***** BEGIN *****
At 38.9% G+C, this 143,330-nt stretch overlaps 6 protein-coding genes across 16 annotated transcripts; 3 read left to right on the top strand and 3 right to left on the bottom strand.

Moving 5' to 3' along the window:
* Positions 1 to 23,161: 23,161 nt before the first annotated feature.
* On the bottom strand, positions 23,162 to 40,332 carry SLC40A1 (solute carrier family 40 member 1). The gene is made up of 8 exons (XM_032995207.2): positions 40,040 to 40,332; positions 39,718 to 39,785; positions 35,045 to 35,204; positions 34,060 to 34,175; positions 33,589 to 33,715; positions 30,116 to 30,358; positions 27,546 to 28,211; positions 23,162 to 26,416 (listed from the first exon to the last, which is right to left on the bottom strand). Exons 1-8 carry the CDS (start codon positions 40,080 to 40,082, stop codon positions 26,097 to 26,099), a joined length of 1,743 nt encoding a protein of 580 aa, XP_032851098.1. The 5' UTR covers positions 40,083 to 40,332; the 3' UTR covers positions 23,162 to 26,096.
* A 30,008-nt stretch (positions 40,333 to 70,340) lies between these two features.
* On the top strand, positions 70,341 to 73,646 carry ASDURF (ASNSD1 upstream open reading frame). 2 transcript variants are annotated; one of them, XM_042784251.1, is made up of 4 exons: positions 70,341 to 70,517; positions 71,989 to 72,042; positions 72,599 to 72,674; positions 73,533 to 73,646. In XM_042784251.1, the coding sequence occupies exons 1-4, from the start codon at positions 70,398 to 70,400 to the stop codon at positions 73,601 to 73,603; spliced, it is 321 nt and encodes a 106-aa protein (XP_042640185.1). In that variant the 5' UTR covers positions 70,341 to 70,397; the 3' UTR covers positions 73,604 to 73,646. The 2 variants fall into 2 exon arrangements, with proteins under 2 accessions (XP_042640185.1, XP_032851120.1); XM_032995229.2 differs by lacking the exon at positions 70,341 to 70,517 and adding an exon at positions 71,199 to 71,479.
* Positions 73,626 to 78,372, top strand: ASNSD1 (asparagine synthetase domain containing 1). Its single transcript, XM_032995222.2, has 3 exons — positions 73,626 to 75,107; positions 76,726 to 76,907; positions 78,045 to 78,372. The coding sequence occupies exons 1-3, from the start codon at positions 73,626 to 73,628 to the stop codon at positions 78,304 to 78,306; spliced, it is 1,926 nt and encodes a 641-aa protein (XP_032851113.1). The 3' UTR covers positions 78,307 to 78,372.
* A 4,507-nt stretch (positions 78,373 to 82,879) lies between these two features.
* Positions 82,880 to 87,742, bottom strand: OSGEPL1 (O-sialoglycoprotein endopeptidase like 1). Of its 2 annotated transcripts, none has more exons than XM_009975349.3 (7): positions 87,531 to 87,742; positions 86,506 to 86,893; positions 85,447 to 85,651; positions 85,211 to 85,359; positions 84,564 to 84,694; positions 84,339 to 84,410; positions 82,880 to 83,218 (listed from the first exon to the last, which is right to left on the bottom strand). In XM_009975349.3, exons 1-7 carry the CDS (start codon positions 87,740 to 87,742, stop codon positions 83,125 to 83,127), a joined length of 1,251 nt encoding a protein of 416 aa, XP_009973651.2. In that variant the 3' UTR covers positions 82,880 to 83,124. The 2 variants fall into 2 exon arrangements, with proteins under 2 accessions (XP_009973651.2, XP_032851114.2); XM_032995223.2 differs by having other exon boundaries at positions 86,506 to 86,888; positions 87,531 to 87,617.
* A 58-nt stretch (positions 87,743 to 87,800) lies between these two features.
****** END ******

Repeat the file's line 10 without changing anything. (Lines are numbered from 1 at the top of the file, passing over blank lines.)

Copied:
* A 58-nt stretch (positions 87,743 to 87,800) lies between these two features.